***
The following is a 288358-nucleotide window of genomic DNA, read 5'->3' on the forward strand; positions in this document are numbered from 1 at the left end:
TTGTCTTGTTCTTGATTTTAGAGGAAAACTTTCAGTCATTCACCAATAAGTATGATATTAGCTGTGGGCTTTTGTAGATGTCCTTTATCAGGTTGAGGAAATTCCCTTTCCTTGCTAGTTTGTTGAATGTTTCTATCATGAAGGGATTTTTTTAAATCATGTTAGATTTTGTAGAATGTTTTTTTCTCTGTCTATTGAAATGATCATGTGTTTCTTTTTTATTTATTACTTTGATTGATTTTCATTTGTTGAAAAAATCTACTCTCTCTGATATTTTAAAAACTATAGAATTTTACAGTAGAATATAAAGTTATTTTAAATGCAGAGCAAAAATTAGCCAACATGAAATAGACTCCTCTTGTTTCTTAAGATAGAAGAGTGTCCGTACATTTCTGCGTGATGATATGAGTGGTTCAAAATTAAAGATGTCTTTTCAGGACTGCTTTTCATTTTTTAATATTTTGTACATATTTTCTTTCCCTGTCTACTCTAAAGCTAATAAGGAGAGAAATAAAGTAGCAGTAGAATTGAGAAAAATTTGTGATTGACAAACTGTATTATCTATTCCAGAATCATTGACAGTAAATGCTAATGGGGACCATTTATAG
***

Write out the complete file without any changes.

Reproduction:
The following is a 288358-nucleotide window of genomic DNA, read 5'->3' on the forward strand; positions in this document are numbered from 1 at the left end:
TTGTCTTGTTCTTGATTTTAGAGGAAAACTTTCAGTCATTCACCAATAAGTATGATATTAGCTGTGGGCTTTTGTAGATGTCCTTTATCAGGTTGAGGAAATTCCCTTTCCTTGCTAGTTTGTTGAATGTTTCTATCATGAAGGGATTTTTTTAAATCATGTTAGATTTTGTAGAATGTTTTTTTCTCTGTCTATTGAAATGATCATGTGTTTCTTTTTTATTTATTACTTTGATTGATTTTCATTTGTTGAAAAAATCTACTCTCTCTGATATTTTAAAAACTATAGAATTTTACAGTAGAATATAAAGTTATTTTAAATGCAGAGCAAAAATTAGCCAACATGAAATAGACTCCTCTTGTTTCTTAAGATAGAAGAGTGTCCGTACATTTCTGCGTGATGATATGAGTGGTTCAAAATTAAAGATGTCTTTTCAGGACTGCTTTTCATTTTTTAATATTTTGTACATATTTTCTTTCCCTGTCTACTCTAAAGCTAATAAGGAGAGAAATAAAGTAGCAGTAGAATTGAGAAAAATTTGTGATTGACAAACTGTATTATCTATTCCAGAATCATTGACAGTAAATGCTAATGGGGACCATTTATAG